Clinical Manifestations Of Lobar Pneumonia And Extrapulmonary Pneumococcal Lesions
A Pneumonia Patient
Pneumonia is often preceded by coryzea or other upper respiratory tract infections. Incidence of pneumonia is higher in males. The onset is sudden with fever and chills in the majority of cases. There is marked tachycardia and tachypnea. The alaenasi are seen to move when the patient breathes. Severe pleuritic pain and cough with expectoration of pinkish or rusty mucoid sputum follows. The respiration becomes rapid and shallow and may be associated with grunting. Respiratory embarrassment results in cyanosis. The patient becomes very ill and toxic. In the untreated case, fever persists continuously for 7 to 11 days after which it comes down by crisis. It is common to get a crop of labial herpes simplex during the fever.
Physical examination reveals rapid pulse, fever and signs of consolidation over the affected lobe of the lung. As resolution starts, coarse crepitations develop. If pleurisy occurs, pleural friction rub may be elicitable. In uncomplicated cases, once the temperature comes down, the patient feels well and recovery starts. However, the pulmonary lesions resolve completely only after a few weeks.
Early institution of specific therapy can prevent the development of consolidation and the general symptoms, but if consolidation has been established, resolution takes time, depending on the body’s netural defences. The response to penicillin therapy is dramatic.
Laboratory findings: Sputum is rusty in colour. Pneumococci can be demonstrated by Gram staining. Blood culture is positive in 20 to 25% of cases in the early stage of the disease. There is marked leucocytosis ranging from 12,000 to 25,000 cells/cu.mm and neutrophils from 85 to 90% of the total. Absence of leucocytosis or even leucopenia may sometimes be observed in patients with overwhelming infection and bacteremia. The prognosis in such cases is very poor. Skiagram of the chest shows a homogenous opacity corresponding to the lobe involved.
Complications: Local complications include atelectasis, lung abscess and delayed resolution. Spread of inflammation to adjacent structures leads to pleural effusion, empyem, pericarditis and peritonitis. Hematogenous spread results in septicemia, meningitis, and acute endocarditis. Gastrointestinal complications include paralytic ileus, gastric dilatation, impairment of liver function and jaundice.
Prognosis: Is the vast majority of cases the lesion subsides and recovery is complete. Adverse prognostic signs include leucopenia, bacteremia, mutilobar involvement, extrapulmonary involvement, circulatory collapse, presence of pre-existing systemic diseases and occurrence of the disease at the two extremes of life (below 3 years and above 55 years). Infection with type 3 pneumococcus has a higher mortality rate.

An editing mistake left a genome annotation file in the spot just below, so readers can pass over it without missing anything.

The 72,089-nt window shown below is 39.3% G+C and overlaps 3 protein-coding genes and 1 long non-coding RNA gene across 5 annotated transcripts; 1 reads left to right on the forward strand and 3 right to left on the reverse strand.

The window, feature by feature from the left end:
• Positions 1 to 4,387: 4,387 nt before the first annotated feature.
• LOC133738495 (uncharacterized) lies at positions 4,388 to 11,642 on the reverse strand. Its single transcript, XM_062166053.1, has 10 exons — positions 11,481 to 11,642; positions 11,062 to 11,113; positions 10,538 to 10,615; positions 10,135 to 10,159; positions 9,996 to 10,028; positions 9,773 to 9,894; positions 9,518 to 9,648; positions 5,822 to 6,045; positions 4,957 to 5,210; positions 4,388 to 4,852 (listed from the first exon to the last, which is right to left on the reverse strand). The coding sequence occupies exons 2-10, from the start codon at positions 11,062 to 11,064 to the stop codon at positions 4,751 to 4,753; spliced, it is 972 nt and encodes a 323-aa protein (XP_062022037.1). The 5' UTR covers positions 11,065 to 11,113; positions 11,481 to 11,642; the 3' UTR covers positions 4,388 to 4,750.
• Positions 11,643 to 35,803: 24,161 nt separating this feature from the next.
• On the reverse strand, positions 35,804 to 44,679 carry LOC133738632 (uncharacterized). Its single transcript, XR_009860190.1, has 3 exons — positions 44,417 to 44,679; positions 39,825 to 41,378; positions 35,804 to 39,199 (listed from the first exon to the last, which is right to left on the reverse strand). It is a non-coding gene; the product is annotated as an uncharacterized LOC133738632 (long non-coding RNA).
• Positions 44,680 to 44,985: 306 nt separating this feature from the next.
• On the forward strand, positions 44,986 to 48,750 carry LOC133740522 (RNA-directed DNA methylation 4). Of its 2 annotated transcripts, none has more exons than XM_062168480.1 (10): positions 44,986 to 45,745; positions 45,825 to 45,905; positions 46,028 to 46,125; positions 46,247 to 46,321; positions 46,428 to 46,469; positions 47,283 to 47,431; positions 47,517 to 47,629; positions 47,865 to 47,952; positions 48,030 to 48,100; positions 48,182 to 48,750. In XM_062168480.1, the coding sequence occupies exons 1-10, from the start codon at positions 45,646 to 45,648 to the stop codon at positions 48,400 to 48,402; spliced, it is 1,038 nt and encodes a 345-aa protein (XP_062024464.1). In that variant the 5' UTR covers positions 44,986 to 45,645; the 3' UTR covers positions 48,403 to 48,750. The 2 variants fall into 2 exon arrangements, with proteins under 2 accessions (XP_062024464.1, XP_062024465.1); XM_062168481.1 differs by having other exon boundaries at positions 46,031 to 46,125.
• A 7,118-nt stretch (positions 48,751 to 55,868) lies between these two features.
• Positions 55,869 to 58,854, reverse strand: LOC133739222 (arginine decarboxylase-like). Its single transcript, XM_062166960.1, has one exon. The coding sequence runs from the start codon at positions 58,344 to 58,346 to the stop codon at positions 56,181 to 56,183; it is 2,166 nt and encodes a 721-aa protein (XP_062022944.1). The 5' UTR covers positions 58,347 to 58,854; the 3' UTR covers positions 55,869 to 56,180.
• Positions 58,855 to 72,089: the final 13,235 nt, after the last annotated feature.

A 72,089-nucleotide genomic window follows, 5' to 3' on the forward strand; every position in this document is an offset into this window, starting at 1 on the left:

How Pneumonia Is Manifested
Extrapulmonary Pneumococcal Lesions
Pneumococcal meningitis: Pneumococcal meningitis may develop primarily or this may be a complication of pneumococcal pneumonia, otitis media, mastoiditis or sinusitis.
Pneumococcal peritonitis: This is a rare infection. It is more frequent in girls, patients with nephrotic syndrome, cirrhosis of liver and abdominal malignancies.
Treatment of pneumococcal infections: Pneumococci are generally susceptible to penicillin, but resistant strains are being reported. It is advisable to send the sputum for sensitivity tests before starting specific therapy. Benzyl penicillin is the drug of choice for pneumococcal infections.
Pneumonia: Crystalline penicillin is given intramuscularly in a dose of 0.5 mega units/ 8 hours till the temperature comes down to normal and then procaine penicillin in a dose of 0.5 to 1 mega unit daily is substituted and continued till the patient is well on the road to recovery. In the ordinary case, the antibiotic has to be administered for a total duration of 7 to 10 days. When resolution is delayed, the cause should be detected by investigations. An alternative to penicillin is ampicillin, 250 mg 6 hours for 7 to 10 days.
The abnormal physical findings in the chest clear in 2 to 3 weeks. The skiagram may show abnormalities for up to 2 weeks after the temperature comes down to normal. Delay in resolution is due to bronchial obstruction or other underlying lung diseases. Multiple- drug resistant pneumococci respond to vancomycin, 2g/day in divided doses.
Symptomatic treatment includes analgesics (aspirin) for chest pain, oxygen, inhalation, non-narcotic sedatives (diazepam) and expectorants for clearing the respiratory passages. Medicated steam inhalations such as tincture benzoin co or eucalyptus oil provide symptomatic relief and assist expectoration. It is important to ensure adequate convalescence ( at least 2 weeks) after lobar pneumonia and this helps in reducing the sequelae.
© 2014 Funom Theophilus Makama